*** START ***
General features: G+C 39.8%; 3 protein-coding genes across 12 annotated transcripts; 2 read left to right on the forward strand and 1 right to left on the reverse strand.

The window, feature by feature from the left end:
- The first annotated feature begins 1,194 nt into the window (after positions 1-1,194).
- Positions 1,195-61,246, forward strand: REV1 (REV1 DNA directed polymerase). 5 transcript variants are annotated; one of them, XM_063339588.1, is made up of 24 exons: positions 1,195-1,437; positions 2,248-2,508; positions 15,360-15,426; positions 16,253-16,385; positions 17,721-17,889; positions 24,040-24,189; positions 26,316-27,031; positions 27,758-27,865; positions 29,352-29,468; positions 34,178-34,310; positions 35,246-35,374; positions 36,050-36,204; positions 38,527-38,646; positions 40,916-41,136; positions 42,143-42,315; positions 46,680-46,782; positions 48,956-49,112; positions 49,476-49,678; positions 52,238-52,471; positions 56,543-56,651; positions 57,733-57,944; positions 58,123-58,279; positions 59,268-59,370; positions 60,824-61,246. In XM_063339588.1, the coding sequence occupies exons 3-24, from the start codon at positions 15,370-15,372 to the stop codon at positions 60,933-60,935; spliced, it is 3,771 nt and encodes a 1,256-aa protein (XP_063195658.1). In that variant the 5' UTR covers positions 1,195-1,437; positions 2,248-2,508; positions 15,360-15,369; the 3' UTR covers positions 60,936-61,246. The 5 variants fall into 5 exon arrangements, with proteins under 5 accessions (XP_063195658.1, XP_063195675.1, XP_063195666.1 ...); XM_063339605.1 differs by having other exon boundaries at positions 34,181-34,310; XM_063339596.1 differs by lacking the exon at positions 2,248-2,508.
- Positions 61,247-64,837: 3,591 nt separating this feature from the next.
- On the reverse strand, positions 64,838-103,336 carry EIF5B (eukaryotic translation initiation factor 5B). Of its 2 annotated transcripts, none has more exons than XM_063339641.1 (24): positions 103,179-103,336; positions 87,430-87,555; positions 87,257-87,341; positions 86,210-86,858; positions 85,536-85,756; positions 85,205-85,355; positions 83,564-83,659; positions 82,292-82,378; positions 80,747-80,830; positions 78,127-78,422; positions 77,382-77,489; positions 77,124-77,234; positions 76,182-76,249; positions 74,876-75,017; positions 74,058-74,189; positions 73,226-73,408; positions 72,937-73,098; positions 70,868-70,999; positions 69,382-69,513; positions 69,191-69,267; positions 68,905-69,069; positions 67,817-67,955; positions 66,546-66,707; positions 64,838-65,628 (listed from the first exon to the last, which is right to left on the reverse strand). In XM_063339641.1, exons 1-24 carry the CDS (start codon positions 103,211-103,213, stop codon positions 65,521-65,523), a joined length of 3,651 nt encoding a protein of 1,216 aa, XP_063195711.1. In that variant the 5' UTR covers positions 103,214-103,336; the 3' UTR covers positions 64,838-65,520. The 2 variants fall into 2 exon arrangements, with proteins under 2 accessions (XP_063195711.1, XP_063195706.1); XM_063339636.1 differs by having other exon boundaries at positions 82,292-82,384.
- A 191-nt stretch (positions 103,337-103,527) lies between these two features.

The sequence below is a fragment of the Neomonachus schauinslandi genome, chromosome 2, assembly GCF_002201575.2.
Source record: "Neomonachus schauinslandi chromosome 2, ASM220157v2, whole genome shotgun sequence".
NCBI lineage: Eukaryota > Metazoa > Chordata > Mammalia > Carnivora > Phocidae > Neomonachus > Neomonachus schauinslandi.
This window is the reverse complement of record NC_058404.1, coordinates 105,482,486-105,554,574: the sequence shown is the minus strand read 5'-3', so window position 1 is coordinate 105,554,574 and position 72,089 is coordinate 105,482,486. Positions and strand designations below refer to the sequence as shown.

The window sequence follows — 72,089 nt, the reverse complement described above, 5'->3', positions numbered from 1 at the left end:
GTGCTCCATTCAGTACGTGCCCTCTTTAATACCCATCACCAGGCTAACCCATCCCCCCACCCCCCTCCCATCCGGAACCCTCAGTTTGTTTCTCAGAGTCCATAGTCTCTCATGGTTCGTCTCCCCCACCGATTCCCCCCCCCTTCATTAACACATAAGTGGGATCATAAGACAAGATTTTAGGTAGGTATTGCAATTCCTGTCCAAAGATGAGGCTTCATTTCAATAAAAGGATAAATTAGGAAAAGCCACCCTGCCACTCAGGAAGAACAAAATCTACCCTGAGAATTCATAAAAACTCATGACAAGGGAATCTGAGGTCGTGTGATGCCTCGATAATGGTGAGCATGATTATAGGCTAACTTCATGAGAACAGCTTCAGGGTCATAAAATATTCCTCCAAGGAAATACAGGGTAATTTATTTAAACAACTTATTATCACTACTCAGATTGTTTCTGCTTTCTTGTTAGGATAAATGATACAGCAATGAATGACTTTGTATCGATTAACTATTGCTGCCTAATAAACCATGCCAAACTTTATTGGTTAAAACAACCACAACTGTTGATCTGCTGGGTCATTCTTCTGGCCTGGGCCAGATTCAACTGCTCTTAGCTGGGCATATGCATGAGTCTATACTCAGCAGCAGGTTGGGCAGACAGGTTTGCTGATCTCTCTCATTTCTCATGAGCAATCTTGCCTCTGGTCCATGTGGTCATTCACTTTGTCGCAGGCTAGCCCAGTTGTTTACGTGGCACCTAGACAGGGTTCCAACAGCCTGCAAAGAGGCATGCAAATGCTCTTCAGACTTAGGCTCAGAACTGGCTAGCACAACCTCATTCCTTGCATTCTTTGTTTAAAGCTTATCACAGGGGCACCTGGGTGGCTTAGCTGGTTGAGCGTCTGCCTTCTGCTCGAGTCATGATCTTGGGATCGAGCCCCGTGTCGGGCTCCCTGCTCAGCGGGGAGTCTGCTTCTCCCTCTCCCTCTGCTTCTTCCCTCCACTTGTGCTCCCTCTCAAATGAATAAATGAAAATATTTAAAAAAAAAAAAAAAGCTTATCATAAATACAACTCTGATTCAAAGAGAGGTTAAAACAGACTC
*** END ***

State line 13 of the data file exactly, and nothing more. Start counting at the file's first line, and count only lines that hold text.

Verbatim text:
GTGCTCCATTCAGTACGTGCCCTCTTTAATACCCATCACCAGGCTAACCCATCCCCCCACCCCCCTCCCATCCGGAACCCTCAGTTTGTTTCTCAGAGTCCATAGTCTCTCATGGTTCGTCTCCCCCACCGATTCCCCCCCCCTTCATTAACACATAAGTGGGATCATAAGACAAGATTTTAGGTAGGTATTGCAATTCCTGTCCAAAGATGAGGCTTCATTTCAATAAAAGGATAAATTAGGAAAAGCCACCCTGCCACTCAGGAAGAACAAAATCTACCCTGAGAATTCATAAAAACTCATGACAAGGGAATCTGAGGTCGTGTGATGCCTCGATAATGGTGAGCATGATTATAGGCTAACTTCATGAGAACAGCTTCAGGGTCATAAAATATTCCTCCAAGGAAATACAGGGTAATTTATTTAAACAACTTATTATCACTACTCAGATTGTTTCTGCTTTCTTGTTAGGATAAATGATACAGCAATGAATGACTTTGTATCGATTAACTATTGCTGCCTAATAAACCATGCCAAACTTTATTGGTTAAAACAACCACAACTGTTGATCTGCTGGGTCATTCTTCTGGCCTGGGCCAGATTCAACTGCTCTTAGCTGGGCATATGCATGAGTCTATACTCAGCAGCAGGTTGGGCAGACAGGTTTGCTGATCTCTCTCATTTCTCATGAGCAATCTTGCCTCTGGTCCATGTGGTCATTCACTTTGTCGCAGGCTAGCCCAGTTGTTTACGTGGCACCTAGACAGGGTTCCAACAGCCTGCAAAGAGGCATGCAAATGCTCTTCAGACTTAGGCTCAGAACTGGCTAGCACAACCTCATTCCTTGCATTCTTTGTTTAAAGCTTATCACAGGGGCACCTGGGTGGCTTAGCTGGTTGAGCGTCTGCCTTCTGCTCGAGTCATGATCTTGGGATCGAGCCCCGTGTCGGGCTCCCTGCTCAGCGGGGAGTCTGCTTCTCCCTCTCCCTCTGCTTCTTCCCTCCACTTGTGCTCCCTCTCAAATGAATAAATGAAAATATTTAAAAAAAAAAAAAAAGCTTATCATAAATACAACTCTGATTCAAAGAGAGGTTAAAACAGACTC